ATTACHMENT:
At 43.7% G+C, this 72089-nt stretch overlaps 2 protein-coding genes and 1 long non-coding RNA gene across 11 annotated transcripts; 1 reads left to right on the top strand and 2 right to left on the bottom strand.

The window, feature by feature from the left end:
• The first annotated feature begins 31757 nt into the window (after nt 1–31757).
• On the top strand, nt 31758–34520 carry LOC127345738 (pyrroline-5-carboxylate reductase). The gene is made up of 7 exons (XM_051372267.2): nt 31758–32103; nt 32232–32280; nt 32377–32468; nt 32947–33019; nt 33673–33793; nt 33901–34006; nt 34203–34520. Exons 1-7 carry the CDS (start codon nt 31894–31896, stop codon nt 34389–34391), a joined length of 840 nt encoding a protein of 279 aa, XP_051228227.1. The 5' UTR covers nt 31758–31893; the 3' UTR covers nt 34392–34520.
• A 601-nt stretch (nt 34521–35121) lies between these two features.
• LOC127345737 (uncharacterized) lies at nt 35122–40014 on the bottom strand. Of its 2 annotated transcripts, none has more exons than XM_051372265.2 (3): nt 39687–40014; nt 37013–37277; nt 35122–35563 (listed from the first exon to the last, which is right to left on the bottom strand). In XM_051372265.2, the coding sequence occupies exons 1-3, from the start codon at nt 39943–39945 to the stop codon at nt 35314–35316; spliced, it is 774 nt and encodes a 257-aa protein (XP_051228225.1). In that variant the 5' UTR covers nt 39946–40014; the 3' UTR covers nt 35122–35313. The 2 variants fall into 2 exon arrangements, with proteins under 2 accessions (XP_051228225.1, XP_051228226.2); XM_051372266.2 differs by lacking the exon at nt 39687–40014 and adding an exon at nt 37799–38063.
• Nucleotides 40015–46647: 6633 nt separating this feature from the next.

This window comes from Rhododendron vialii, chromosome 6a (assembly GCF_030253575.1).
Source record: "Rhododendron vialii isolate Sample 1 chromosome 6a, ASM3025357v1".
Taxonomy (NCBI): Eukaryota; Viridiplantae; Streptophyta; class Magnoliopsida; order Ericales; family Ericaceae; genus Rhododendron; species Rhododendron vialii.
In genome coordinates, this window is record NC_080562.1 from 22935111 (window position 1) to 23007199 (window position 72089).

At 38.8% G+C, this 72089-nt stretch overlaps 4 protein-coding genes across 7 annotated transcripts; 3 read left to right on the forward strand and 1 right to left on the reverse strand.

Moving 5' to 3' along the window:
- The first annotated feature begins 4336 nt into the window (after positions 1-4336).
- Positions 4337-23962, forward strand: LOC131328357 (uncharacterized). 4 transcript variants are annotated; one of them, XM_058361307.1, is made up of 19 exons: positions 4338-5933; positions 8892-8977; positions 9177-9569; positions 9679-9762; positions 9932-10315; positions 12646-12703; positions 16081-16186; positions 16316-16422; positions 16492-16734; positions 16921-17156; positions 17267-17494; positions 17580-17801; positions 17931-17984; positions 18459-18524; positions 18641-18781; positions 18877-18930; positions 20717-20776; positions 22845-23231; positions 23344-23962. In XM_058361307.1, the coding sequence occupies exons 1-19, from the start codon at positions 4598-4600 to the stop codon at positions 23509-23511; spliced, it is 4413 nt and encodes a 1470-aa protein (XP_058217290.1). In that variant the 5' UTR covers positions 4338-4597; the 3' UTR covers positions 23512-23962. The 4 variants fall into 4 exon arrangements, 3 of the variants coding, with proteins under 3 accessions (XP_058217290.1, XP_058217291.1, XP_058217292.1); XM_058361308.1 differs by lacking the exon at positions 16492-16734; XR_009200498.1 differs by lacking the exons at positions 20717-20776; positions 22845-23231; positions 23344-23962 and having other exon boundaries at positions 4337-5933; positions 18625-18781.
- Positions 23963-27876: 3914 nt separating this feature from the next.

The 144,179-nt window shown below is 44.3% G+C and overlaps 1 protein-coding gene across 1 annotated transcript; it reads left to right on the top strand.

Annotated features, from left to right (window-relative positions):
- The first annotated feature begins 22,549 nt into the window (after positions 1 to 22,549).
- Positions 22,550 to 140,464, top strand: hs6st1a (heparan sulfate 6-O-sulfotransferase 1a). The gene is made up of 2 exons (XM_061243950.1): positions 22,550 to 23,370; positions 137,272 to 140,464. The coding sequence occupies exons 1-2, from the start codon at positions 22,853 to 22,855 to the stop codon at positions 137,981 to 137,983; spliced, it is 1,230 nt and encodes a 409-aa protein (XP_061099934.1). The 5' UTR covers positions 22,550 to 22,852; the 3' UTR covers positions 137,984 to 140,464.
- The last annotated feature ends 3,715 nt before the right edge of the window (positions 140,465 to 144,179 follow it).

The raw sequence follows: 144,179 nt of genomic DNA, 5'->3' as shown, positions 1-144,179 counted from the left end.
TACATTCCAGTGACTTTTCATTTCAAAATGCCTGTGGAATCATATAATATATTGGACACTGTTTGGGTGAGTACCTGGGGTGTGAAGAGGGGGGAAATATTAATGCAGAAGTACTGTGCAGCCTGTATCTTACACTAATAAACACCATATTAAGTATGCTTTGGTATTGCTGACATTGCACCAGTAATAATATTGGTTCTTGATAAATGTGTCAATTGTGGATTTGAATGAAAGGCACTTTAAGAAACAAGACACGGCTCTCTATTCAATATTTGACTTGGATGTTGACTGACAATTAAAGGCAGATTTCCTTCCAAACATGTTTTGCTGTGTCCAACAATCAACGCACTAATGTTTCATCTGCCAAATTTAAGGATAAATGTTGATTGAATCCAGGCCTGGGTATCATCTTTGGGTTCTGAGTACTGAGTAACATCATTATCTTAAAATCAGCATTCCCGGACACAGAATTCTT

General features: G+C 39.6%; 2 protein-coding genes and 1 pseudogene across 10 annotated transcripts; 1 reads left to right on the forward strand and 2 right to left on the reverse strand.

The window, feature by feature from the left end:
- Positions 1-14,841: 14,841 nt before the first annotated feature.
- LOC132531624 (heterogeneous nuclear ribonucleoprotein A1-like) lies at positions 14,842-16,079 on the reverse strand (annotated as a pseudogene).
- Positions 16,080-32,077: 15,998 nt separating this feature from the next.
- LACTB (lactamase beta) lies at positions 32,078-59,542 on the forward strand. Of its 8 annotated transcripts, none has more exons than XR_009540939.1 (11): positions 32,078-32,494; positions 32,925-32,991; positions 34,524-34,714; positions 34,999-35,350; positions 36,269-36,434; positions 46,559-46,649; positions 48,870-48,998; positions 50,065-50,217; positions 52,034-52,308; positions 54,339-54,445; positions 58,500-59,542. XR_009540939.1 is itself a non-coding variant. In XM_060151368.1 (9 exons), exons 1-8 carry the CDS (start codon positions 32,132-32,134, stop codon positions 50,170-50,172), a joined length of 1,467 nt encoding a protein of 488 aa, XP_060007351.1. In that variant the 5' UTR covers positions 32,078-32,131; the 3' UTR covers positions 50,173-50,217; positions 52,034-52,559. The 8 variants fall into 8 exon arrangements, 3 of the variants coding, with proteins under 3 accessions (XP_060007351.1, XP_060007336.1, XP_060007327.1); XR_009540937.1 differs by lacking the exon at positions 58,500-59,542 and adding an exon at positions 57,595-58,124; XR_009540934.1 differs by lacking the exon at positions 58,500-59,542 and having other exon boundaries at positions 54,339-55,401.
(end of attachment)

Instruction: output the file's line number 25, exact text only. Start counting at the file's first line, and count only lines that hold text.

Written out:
The window, feature by feature from the left end: